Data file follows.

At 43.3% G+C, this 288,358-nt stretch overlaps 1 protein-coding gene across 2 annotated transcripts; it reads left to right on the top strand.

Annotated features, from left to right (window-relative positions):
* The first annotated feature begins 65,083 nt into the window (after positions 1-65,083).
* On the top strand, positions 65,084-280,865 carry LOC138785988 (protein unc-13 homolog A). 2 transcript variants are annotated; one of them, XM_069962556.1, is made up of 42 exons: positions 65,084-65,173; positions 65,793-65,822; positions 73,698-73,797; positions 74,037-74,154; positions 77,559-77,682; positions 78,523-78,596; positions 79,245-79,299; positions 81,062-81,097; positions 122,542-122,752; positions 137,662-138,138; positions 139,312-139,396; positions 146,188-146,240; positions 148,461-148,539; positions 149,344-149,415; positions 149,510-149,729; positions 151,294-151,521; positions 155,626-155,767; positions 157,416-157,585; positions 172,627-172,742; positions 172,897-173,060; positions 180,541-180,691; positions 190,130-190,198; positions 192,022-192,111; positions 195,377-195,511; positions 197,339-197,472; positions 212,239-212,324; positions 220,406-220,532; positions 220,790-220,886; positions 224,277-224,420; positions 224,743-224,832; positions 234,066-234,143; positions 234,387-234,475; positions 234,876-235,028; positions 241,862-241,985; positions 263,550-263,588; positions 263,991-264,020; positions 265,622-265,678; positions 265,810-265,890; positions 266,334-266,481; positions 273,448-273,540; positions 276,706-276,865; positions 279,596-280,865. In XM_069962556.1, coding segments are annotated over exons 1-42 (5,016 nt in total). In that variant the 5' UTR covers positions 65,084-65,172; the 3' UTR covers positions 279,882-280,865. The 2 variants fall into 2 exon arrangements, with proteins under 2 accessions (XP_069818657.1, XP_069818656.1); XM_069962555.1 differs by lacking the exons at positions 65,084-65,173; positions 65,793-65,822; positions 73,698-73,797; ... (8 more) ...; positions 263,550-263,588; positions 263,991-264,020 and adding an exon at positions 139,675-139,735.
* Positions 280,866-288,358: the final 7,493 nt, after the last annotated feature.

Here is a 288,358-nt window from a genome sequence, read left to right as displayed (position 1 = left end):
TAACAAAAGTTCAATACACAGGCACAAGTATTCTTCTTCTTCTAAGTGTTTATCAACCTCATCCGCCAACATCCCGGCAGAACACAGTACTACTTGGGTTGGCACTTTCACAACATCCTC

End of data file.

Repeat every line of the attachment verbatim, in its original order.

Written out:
At 43.3% G+C, this 288,358-nt stretch overlaps 1 protein-coding gene across 2 annotated transcripts; it reads left to right on the top strand.

Annotated features, from left to right (window-relative positions):
* The first annotated feature begins 65,083 nt into the window (after positions 1-65,083).
* On the top strand, positions 65,084-280,865 carry LOC138785988 (protein unc-13 homolog A). 2 transcript variants are annotated; one of them, XM_069962556.1, is made up of 42 exons: positions 65,084-65,173; positions 65,793-65,822; positions 73,698-73,797; positions 74,037-74,154; positions 77,559-77,682; positions 78,523-78,596; positions 79,245-79,299; positions 81,062-81,097; positions 122,542-122,752; positions 137,662-138,138; positions 139,312-139,396; positions 146,188-146,240; positions 148,461-148,539; positions 149,344-149,415; positions 149,510-149,729; positions 151,294-151,521; positions 155,626-155,767; positions 157,416-157,585; positions 172,627-172,742; positions 172,897-173,060; positions 180,541-180,691; positions 190,130-190,198; positions 192,022-192,111; positions 195,377-195,511; positions 197,339-197,472; positions 212,239-212,324; positions 220,406-220,532; positions 220,790-220,886; positions 224,277-224,420; positions 224,743-224,832; positions 234,066-234,143; positions 234,387-234,475; positions 234,876-235,028; positions 241,862-241,985; positions 263,550-263,588; positions 263,991-264,020; positions 265,622-265,678; positions 265,810-265,890; positions 266,334-266,481; positions 273,448-273,540; positions 276,706-276,865; positions 279,596-280,865. In XM_069962556.1, coding segments are annotated over exons 1-42 (5,016 nt in total). In that variant the 5' UTR covers positions 65,084-65,172; the 3' UTR covers positions 279,882-280,865. The 2 variants fall into 2 exon arrangements, with proteins under 2 accessions (XP_069818657.1, XP_069818656.1); XM_069962555.1 differs by lacking the exons at positions 65,084-65,173; positions 65,793-65,822; positions 73,698-73,797; ... (8 more) ...; positions 263,550-263,588; positions 263,991-264,020 and adding an exon at positions 139,675-139,735.
* Positions 280,866-288,358: the final 7,493 nt, after the last annotated feature.

Here is a 288,358-nt window from a genome sequence, read left to right as displayed (position 1 = left end):
TAACAAAAGTTCAATACACAGGCACAAGTATTCTTCTTCTTCTAAGTGTTTATCAACCTCATCCGCCAACATCCCGGCAGAACACAGTACTACTTGGGTTGGCACTTTCACAACATCCTC